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Business

Three main Irish banks to receive 5.5 billion euros in state help

Latest update : 2008-12-21

Anglo Irish Bank, Bank of Ireland and Allied Irish Banks will receive a total amount of 5,5 billion euros from the state according to a new plan. Ireland was one of the first countries to unveil a bailout plan for its banking system.

AFP - The Irish government on Sunday said it was injecting 5.5 billion euros (7.6 billion dollars) into three of Ireland's major banks, as part of a recapitalisation rescue package.
  
The financing involves an initial investment of 1.5 billion euros for Anglo Irish Bank, and two billion euros each to Bank of Ireland and Allied Irish Banks, a statement from the finance ministry said.
  
The capital injection for Anglo Irish Bank is likely to take place after an extraordinary general meeting in mid-January, and for Allied Irish Bank and Bank of Ireland by the end of the first quarter of 2009.
  
Dublin "will continue to reinforce the position of Anglo Irish Bank and will make further capital available if required so that it remains a sound and viable institution," the statement said.
  
The government's move follows revelations last week that Anglo Irish's chairman and former chief executive officer Sean FitzPatrick failed to disclose an 87-million-euro loan from the bank.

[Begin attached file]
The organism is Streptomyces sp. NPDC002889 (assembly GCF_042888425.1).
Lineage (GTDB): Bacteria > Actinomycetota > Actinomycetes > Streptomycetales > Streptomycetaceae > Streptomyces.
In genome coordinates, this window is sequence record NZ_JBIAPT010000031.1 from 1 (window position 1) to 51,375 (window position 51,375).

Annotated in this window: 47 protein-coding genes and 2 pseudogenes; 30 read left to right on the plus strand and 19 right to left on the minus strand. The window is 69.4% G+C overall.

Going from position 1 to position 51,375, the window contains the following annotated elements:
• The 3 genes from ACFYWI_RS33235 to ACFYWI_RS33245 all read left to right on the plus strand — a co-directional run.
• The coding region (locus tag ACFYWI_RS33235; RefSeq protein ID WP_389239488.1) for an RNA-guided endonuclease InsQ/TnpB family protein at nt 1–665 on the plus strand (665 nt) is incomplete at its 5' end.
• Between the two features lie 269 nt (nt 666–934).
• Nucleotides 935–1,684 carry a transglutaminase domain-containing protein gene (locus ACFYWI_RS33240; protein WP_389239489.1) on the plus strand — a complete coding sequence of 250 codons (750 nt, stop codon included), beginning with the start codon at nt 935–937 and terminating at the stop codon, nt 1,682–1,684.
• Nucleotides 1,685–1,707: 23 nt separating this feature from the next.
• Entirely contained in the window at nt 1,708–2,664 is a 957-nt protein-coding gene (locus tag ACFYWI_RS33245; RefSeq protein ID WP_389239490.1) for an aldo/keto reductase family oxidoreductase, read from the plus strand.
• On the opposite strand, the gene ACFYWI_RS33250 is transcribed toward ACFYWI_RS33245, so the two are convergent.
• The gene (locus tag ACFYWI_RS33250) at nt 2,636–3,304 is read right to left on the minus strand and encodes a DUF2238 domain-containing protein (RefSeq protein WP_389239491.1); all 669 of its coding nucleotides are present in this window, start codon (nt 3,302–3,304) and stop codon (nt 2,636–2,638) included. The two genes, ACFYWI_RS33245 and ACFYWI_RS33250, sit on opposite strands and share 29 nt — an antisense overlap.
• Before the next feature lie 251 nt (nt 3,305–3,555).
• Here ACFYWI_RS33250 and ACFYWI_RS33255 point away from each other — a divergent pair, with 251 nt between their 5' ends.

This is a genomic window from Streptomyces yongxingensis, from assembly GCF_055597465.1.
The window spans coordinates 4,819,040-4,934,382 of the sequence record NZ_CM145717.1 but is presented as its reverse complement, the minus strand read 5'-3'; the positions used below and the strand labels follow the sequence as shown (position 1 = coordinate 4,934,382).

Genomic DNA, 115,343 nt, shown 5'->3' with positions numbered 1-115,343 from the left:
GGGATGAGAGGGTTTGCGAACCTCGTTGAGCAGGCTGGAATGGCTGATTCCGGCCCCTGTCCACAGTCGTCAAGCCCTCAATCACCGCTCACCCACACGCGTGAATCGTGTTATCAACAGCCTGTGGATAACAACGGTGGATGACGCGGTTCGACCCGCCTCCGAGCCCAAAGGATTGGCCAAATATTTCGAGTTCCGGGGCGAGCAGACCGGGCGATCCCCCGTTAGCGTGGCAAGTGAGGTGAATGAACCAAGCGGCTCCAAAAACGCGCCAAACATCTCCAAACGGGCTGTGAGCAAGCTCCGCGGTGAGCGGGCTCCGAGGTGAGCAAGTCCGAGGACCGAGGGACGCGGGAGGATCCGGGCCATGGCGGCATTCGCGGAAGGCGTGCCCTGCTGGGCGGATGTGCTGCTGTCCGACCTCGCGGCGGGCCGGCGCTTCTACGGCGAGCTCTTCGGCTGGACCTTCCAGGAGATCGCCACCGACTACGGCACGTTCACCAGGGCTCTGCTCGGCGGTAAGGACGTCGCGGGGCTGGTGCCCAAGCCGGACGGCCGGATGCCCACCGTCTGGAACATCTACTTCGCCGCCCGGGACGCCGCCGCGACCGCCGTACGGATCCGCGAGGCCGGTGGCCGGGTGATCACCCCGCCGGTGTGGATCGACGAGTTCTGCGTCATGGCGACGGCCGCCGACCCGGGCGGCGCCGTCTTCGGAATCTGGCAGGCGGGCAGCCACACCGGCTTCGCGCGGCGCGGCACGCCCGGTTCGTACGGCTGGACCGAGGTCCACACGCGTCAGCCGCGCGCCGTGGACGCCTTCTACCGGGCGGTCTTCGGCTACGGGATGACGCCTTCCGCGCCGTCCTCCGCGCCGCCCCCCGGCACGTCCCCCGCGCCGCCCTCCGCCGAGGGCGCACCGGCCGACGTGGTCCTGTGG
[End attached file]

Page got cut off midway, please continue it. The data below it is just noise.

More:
FitzPatrick, who had been the bank's chief executive for almost two decades before becoming chairman in 2005, resigned on Thursday, as did non-executive director Lar Bradshaw.
  
FitzPatrick admitted the "inappropriate" concealment of the loan and said Bradshaw had not been aware the loans were being concealed.
  
Over a period of eight years to 2007, FitzPatrick temporarily transferred loans with Anglo Irish Bank to a building society so they did not show up in the bank's report in the note relating to directors' loans.
  
"This transfer of loans did not breach banking or legal regulations. It was, however, inappropriate from a transparency point of view," FitzPatrick said.
  
On Friday, Anglo Irish's group chief executive David Drumm stepped down saying news of the concealed loan made it "appropriate" for him to quit.
  
Ireland was one of the first countries to respond to the global credit crisis with a two-year unlimited guarantee scheme for banks that involves a contingency liability of 485 billion euros.
  
A week ago Finance Minister Brian Lenihan announced a 10-billion-euro rescue of Ireland's six main banks, and asked the institutions to bring forward proposals in January.
  
"The government has decided either through the National Pensions Reserve Fund or otherwise... to support, alongside existing shareholders and private investors, a recapitalisation programme for credit institutions in Ireland of up to 10 billion euros," his office said at the time.

Date created : 2008-12-21

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